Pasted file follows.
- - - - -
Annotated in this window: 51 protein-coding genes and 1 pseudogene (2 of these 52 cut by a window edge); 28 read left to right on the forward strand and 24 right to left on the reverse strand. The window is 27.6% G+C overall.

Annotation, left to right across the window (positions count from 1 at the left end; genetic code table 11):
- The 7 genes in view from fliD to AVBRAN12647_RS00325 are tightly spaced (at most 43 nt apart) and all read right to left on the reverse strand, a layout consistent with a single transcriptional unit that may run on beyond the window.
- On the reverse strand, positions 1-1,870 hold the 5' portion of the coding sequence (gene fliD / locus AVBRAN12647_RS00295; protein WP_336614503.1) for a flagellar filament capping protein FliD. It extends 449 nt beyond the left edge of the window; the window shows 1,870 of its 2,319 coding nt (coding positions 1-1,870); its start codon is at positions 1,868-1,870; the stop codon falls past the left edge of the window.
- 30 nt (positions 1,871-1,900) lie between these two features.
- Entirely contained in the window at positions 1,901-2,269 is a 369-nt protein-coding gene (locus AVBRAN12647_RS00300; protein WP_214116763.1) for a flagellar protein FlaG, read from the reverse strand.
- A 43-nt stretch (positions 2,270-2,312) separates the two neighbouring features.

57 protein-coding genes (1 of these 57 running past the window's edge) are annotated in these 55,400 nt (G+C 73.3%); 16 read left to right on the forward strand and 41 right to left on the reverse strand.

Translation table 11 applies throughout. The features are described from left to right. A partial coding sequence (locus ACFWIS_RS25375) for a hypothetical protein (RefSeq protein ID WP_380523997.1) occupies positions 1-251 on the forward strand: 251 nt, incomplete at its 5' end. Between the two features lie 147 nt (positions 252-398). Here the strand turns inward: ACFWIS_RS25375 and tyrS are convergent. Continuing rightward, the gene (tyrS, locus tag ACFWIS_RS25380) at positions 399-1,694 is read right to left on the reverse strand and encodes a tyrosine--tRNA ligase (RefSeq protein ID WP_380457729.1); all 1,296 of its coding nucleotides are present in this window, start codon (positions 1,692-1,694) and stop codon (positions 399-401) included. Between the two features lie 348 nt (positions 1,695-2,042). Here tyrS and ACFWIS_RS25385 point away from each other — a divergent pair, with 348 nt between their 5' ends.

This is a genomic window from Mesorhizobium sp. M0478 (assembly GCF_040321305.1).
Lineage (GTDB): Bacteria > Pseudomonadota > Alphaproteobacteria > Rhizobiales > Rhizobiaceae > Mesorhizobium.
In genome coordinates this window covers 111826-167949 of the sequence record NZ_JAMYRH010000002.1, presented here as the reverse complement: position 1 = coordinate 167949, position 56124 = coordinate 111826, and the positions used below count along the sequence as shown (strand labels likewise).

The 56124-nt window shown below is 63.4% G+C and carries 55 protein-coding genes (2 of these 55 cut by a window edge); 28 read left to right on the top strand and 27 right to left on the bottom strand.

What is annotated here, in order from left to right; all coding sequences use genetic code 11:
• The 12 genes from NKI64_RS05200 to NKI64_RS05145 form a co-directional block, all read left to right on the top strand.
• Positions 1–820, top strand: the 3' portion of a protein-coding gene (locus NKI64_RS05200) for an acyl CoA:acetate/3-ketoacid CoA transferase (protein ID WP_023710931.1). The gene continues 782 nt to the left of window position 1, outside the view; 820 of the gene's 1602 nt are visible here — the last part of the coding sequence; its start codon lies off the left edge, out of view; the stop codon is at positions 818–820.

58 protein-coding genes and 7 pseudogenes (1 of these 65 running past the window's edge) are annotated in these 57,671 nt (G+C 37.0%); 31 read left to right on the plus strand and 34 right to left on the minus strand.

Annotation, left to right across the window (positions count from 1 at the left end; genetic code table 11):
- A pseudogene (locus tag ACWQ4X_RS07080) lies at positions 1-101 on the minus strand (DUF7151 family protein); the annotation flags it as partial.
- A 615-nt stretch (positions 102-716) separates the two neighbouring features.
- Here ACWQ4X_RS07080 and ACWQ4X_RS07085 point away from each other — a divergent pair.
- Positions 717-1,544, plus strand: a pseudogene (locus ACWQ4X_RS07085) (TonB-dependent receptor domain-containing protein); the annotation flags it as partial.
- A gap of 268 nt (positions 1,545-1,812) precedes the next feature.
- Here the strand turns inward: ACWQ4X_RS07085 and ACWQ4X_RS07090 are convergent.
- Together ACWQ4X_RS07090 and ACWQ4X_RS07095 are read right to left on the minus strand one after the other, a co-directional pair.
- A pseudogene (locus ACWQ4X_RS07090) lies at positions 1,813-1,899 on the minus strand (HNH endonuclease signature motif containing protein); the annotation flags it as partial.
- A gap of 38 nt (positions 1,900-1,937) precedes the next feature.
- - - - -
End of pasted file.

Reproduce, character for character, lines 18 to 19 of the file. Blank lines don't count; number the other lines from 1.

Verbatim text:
Annotation, left to right across the window (positions count from 1 at the left end; genetic code table 11):
- A pseudogene (locus tag ACWQ4X_RS07080) lies at positions 1-101 on the minus strand (DUF7151 family protein); the annotation flags it as partial.